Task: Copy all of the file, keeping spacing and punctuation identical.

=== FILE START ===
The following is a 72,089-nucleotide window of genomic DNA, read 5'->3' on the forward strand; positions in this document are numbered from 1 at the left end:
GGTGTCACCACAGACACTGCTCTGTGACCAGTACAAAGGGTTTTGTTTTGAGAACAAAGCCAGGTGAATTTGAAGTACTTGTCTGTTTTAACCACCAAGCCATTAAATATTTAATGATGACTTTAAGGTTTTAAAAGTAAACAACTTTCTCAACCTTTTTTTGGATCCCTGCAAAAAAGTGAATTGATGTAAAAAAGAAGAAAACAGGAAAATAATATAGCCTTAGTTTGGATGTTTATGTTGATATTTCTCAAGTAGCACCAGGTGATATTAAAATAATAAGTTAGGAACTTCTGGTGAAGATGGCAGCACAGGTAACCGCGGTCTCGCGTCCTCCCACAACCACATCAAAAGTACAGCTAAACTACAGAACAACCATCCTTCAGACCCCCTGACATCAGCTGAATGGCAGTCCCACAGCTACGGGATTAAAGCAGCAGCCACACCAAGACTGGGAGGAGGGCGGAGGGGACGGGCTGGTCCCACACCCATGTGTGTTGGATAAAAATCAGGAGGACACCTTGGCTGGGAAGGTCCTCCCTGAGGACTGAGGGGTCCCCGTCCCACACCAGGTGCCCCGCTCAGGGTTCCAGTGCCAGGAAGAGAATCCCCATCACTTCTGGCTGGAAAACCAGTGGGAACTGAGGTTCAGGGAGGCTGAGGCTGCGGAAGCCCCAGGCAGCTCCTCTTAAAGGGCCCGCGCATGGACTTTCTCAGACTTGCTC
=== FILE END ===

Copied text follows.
The following is a 72,089-nucleotide window of genomic DNA, read 5'->3' on the forward strand; positions in this document are numbered from 1 at the left end:
GGTGTCACCACAGACACTGCTCTGTGACCAGTACAAAGGGTTTTGTTTTGAGAACAAAGCCAGGTGAATTTGAAGTACTTGTCTGTTTTAACCACCAAGCCATTAAATATTTAATGATGACTTTAAGGTTTTAAAAGTAAACAACTTTCTCAACCTTTTTTTGGATCCCTGCAAAAAAGTGAATTGATGTAAAAAAGAAGAAAACAGGAAAATAATATAGCCTTAGTTTGGATGTTTATGTTGATATTTCTCAAGTAGCACCAGGTGATATTAAAATAATAAGTTAGGAACTTCTGGTGAAGATGGCAGCACAGGTAACCGCGGTCTCGCGTCCTCCCACAACCACATCAAAAGTACAGCTAAACTACAGAACAACCATCCTTCAGACCCCCTGACATCAGCTGAATGGCAGTCCCACAGCTACGGGATTAAAGCAGCAGCCACACCAAGACTGGGAGGAGGGCGGAGGGGACGGGCTGGTCCCACACCCATGTGTGTTGGATAAAAATCAGGAGGACACCTTGGCTGGGAAGGTCCTCCCTGAGGACTGAGGGGTCCCCGTCCCACACCAGGTGCCCCGCTCAGGGTTCCAGTGCCAGGAAGAGAATCCCCATCACTTCTGGCTGGAAAACCAGTGGGAACTGAGGTTCAGGGAGGCTGAGGCTGCGGAAGCCCCAGGCAGCTCCTCTTAAAGGGCCCGCGCATGGACTTTCTCAGACTTGCTC